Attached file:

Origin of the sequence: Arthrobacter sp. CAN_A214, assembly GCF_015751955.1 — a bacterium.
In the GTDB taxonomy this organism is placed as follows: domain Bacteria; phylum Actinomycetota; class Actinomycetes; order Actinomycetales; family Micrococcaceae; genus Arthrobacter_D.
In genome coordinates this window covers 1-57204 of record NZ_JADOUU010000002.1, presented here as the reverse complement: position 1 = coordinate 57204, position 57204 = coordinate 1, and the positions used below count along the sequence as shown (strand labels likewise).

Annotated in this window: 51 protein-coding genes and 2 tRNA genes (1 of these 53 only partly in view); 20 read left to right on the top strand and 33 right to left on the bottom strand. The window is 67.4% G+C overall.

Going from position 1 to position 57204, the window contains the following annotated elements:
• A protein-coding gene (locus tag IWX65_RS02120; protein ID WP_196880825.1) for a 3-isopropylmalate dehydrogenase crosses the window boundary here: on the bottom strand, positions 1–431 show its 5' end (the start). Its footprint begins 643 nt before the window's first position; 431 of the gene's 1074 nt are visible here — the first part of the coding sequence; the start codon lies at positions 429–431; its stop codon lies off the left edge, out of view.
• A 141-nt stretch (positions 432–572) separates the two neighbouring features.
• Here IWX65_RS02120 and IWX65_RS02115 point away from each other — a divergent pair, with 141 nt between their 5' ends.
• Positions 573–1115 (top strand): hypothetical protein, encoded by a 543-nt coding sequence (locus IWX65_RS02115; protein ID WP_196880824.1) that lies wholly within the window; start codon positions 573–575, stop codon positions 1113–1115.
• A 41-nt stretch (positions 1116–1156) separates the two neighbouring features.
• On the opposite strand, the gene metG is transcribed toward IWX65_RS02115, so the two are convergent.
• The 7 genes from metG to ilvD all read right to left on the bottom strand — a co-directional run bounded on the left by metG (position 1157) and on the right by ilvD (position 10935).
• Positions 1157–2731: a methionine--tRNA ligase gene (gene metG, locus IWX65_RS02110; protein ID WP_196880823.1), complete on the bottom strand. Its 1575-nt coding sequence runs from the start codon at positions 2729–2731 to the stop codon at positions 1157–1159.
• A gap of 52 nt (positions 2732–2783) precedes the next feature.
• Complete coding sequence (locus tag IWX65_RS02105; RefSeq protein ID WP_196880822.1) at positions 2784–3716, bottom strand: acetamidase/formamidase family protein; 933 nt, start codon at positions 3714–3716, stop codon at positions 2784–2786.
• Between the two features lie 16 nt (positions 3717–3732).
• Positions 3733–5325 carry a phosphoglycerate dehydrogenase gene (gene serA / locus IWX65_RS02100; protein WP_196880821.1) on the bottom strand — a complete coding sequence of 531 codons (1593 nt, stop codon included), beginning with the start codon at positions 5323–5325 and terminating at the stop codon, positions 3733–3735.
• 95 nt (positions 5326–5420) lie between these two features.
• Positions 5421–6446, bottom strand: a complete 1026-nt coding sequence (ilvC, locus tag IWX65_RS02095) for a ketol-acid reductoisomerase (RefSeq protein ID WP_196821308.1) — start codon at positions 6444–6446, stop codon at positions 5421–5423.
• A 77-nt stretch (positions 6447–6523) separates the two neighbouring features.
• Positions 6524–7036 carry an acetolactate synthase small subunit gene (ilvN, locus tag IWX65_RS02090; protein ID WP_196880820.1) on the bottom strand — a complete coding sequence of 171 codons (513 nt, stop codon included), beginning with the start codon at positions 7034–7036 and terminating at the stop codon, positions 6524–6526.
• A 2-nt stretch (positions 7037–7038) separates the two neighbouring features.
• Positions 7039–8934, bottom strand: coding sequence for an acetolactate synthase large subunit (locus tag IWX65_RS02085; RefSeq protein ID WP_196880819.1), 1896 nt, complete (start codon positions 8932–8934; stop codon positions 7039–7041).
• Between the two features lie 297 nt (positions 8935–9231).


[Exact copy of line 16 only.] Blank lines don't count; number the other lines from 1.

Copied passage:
• Between the two features lie 16 nt (positions 3717–3732).